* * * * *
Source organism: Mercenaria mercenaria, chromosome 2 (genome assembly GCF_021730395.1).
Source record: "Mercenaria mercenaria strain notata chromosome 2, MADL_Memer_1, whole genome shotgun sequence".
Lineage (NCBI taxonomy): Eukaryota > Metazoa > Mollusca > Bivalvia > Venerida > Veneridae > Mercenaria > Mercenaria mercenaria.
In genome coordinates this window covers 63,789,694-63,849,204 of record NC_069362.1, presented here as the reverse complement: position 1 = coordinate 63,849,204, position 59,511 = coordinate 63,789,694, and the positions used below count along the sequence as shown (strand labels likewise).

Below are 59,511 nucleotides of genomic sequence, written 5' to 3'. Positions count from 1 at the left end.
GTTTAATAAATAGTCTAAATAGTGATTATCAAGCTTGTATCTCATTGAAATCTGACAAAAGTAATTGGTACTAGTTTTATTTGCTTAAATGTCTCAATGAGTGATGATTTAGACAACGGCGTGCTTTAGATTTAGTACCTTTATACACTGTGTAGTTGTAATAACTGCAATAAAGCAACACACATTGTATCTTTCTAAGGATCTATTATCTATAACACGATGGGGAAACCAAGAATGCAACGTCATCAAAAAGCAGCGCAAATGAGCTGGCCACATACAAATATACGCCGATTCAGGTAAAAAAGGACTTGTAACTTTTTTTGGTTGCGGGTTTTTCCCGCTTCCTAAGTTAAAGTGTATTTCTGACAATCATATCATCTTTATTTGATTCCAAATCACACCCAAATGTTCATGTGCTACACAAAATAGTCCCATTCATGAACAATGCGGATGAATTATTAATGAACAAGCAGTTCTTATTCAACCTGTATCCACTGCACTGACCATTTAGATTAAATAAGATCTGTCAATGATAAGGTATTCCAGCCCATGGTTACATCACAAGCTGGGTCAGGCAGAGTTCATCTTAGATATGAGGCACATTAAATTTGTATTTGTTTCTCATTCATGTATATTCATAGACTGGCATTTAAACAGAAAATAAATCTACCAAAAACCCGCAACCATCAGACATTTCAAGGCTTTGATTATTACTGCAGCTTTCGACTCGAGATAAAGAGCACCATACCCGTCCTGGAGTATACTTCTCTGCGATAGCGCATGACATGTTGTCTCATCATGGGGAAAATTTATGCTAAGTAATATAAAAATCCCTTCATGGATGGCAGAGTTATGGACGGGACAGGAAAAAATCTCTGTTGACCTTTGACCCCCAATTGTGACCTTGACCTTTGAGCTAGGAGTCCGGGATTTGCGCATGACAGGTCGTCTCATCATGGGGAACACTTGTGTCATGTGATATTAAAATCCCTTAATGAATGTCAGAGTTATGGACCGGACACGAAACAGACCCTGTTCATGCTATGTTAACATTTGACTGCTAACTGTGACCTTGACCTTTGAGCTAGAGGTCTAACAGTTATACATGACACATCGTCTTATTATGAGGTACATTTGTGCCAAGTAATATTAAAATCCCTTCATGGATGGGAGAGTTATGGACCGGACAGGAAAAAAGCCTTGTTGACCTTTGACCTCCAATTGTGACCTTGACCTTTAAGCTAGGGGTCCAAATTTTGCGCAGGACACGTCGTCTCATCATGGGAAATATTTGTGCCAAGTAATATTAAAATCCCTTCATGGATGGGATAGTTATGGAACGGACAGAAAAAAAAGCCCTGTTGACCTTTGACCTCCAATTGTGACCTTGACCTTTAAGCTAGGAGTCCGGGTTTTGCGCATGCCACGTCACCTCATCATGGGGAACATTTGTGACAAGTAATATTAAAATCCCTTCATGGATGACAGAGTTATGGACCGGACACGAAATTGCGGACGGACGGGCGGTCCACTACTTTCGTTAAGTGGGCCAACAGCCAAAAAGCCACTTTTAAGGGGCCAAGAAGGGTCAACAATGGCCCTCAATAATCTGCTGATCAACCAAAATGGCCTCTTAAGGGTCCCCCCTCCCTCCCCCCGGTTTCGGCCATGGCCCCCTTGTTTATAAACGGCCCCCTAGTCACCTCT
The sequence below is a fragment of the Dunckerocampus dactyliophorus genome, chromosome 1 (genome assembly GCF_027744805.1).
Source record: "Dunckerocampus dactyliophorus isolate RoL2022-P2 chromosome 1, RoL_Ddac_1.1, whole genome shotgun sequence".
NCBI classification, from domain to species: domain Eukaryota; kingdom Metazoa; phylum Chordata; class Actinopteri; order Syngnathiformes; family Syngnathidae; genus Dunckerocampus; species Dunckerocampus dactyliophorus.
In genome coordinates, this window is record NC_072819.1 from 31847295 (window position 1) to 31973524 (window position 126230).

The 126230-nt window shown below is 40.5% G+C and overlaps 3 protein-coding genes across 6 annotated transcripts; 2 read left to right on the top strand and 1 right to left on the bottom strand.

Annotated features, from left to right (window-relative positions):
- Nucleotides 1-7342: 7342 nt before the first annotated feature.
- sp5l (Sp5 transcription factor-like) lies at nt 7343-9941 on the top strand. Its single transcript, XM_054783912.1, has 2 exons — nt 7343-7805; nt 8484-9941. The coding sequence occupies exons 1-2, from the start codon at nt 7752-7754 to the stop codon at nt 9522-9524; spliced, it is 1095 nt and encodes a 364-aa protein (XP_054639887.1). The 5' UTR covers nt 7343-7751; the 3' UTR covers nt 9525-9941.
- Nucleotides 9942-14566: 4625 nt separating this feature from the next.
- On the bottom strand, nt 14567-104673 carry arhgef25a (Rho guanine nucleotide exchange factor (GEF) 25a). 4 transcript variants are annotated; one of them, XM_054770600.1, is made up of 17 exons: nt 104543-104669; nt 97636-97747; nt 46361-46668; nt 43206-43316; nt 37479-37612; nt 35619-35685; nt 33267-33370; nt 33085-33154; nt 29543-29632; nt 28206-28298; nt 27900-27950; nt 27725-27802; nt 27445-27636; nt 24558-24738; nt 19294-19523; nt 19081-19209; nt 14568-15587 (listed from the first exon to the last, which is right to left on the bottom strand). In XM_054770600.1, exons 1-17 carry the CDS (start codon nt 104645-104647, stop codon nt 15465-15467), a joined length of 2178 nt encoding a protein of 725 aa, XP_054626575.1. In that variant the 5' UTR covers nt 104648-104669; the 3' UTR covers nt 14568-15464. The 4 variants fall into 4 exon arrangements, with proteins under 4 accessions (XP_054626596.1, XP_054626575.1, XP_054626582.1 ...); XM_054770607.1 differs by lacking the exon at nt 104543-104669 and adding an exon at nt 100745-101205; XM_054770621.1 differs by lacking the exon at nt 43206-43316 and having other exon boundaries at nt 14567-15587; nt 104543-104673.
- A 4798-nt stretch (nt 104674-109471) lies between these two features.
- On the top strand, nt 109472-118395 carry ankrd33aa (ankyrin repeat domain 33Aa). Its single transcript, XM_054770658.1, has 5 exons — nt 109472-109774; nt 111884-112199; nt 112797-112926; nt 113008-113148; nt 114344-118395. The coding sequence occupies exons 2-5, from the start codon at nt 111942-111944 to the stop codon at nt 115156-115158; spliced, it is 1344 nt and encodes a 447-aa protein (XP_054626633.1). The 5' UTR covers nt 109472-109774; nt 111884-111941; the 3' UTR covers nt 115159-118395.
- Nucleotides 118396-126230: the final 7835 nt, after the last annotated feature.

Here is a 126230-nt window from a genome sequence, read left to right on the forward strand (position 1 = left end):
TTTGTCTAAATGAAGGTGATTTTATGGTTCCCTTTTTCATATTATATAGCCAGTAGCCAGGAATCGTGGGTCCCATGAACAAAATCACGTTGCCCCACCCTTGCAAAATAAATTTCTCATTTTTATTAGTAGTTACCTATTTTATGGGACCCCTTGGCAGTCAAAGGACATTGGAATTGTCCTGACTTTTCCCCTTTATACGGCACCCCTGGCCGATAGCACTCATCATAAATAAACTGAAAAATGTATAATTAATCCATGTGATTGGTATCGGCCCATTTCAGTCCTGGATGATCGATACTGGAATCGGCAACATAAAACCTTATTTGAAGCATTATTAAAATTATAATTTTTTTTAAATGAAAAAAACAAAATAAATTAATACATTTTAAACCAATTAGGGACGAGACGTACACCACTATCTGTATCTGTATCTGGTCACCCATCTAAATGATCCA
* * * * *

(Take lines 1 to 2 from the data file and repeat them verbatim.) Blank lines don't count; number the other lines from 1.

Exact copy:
Source organism: Mercenaria mercenaria, chromosome 2 (genome assembly GCF_021730395.1).
Source record: "Mercenaria mercenaria strain notata chromosome 2, MADL_Memer_1, whole genome shotgun sequence".